When making pricing decisions, the easiest decision is always to do nothing, just wait and see. This action of inaction was a very good plan last year when some analysts were imploring us to sell two years crops at $5.35. But when corn prices went over $8.00 and beans pushed up to near $18 this summer, that same decision to do nothing caused a lot of pain when prices dropped over a dollar a bushel in corn and over $4 in beans in a very short time.  What we don't know, can hurt us after all.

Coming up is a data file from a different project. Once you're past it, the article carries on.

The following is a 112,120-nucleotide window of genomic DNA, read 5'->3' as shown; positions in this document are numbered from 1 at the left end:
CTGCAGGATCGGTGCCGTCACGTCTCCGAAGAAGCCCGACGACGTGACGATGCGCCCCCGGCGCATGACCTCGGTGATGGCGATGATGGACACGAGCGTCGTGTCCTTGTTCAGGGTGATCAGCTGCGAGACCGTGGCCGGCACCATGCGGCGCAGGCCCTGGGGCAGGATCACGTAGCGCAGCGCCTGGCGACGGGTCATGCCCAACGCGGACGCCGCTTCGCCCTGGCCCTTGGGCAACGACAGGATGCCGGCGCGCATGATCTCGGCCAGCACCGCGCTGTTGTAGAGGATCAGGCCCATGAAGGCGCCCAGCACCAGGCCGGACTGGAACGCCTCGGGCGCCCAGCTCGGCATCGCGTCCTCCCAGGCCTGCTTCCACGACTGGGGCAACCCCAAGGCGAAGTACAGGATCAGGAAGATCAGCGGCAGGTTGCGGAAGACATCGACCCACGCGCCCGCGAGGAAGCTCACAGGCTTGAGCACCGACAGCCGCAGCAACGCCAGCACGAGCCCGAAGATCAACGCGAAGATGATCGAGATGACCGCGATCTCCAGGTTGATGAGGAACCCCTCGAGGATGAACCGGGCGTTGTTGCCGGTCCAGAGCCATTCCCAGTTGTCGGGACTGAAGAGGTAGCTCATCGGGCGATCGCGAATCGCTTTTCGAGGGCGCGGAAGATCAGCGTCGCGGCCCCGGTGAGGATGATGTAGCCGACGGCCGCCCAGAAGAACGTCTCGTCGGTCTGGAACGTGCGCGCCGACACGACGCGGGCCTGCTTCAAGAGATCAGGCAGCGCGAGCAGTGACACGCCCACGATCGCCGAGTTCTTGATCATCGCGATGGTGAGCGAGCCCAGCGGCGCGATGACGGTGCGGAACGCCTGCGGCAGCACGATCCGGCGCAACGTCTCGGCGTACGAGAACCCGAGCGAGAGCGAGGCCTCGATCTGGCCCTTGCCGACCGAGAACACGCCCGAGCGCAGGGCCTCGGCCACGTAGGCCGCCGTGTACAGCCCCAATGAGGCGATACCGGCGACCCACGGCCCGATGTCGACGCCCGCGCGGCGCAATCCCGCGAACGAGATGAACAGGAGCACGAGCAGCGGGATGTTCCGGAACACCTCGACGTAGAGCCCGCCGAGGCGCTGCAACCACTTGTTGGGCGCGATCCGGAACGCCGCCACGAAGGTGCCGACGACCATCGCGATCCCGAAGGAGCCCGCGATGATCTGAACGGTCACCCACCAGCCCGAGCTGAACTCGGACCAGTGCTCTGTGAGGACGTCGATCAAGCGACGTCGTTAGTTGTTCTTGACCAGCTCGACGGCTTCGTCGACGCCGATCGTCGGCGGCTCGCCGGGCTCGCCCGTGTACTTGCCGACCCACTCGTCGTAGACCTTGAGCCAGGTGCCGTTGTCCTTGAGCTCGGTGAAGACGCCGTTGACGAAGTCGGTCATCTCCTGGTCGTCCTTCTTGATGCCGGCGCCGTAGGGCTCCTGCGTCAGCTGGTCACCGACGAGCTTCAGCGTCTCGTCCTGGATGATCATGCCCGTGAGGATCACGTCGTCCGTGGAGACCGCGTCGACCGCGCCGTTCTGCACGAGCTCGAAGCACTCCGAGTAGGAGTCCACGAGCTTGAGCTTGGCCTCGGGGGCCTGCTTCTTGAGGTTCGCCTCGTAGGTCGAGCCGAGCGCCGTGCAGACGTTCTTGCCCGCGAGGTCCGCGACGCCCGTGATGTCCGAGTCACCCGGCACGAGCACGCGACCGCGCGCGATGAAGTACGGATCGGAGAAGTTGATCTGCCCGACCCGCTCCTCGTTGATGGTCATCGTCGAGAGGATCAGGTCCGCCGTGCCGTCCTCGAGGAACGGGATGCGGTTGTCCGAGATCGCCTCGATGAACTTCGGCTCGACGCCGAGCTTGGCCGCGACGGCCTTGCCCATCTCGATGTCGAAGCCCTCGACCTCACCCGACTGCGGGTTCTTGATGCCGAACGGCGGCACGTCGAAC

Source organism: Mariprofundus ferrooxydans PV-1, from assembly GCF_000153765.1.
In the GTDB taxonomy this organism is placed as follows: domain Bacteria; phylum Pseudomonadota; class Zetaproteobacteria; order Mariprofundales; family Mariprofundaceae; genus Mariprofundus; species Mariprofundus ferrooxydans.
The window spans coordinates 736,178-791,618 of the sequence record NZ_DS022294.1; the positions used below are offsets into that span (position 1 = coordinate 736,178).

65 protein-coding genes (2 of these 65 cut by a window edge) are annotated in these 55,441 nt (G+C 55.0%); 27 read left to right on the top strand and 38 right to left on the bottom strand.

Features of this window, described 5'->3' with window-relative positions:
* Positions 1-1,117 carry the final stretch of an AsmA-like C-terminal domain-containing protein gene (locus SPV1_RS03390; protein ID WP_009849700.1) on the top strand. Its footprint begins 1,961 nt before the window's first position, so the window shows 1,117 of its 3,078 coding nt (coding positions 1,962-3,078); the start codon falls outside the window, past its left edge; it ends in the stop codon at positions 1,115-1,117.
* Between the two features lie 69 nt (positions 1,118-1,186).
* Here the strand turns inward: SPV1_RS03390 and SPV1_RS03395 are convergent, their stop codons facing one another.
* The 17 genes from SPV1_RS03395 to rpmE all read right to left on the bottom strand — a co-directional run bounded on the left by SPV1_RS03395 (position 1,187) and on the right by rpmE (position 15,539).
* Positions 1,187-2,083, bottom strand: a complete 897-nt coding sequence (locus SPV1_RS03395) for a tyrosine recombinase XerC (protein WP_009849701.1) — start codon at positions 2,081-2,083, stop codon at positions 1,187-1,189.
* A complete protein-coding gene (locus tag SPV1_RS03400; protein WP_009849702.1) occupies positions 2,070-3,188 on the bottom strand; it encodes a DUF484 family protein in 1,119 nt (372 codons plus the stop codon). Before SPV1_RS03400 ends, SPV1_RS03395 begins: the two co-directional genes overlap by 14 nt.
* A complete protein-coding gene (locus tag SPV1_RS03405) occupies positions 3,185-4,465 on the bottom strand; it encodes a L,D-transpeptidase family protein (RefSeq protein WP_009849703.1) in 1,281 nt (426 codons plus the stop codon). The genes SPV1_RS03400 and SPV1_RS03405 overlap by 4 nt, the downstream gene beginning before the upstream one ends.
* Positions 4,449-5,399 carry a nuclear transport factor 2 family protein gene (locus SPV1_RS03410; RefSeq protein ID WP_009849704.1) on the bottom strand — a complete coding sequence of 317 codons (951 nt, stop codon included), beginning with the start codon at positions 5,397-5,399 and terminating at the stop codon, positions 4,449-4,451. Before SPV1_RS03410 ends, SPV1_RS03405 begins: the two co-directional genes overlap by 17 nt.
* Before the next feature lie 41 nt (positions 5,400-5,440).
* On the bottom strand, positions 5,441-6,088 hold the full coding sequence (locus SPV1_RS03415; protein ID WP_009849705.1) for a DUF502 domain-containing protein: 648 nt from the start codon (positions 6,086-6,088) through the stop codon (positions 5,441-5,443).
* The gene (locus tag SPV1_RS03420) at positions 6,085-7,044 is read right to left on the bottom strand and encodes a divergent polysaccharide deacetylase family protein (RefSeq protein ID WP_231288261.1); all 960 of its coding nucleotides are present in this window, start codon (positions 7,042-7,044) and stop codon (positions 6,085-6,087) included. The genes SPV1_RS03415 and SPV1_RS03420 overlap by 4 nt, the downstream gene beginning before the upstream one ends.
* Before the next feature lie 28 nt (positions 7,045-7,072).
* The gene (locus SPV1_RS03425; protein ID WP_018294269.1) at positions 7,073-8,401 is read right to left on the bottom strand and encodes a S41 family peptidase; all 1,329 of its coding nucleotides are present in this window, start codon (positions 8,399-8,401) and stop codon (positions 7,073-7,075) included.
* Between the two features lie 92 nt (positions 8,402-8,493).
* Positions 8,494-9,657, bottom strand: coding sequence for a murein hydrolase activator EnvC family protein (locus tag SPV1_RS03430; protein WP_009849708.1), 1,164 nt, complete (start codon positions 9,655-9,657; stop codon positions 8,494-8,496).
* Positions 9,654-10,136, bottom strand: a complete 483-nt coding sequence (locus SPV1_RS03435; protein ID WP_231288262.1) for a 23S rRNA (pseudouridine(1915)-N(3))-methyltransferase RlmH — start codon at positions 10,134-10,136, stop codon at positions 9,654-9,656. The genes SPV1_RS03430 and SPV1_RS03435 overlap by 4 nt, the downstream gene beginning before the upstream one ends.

We have posted trade and hedging recommendations on the home page of the website, and hope you all have a chance to read them and consider your feelings as to current prices and the risks you carry. We try to always be very clear on what we think, and our reasons for the opinions we have. While it may be repetitive, we feel owning March put options is a good idea at this time,  given the uncertainty that will shape our prices in the weeks and months to come. Our concerns over "money flow" issues continues, as the effects of Dodd/Frank legislation becomes more clearly understood. Simply put, speculators, fund managers, and managed money may not want to deal with the complications of these new rules. We have already witnessed large banks pulling out of investments in commodities, because of the potential negatives of being labeled "food speculators". Anything that causes money to "flow out" will cause prices to drop. I think it is fair to say that we did not get to $8.00 corn without speculators and fund investment, and without that push of large sums of cash, it will be harder if not impossible to get back there again. That said, if it doesn't rain for 3 months in the western corn belt, there will probably be plenty of money available to push higher.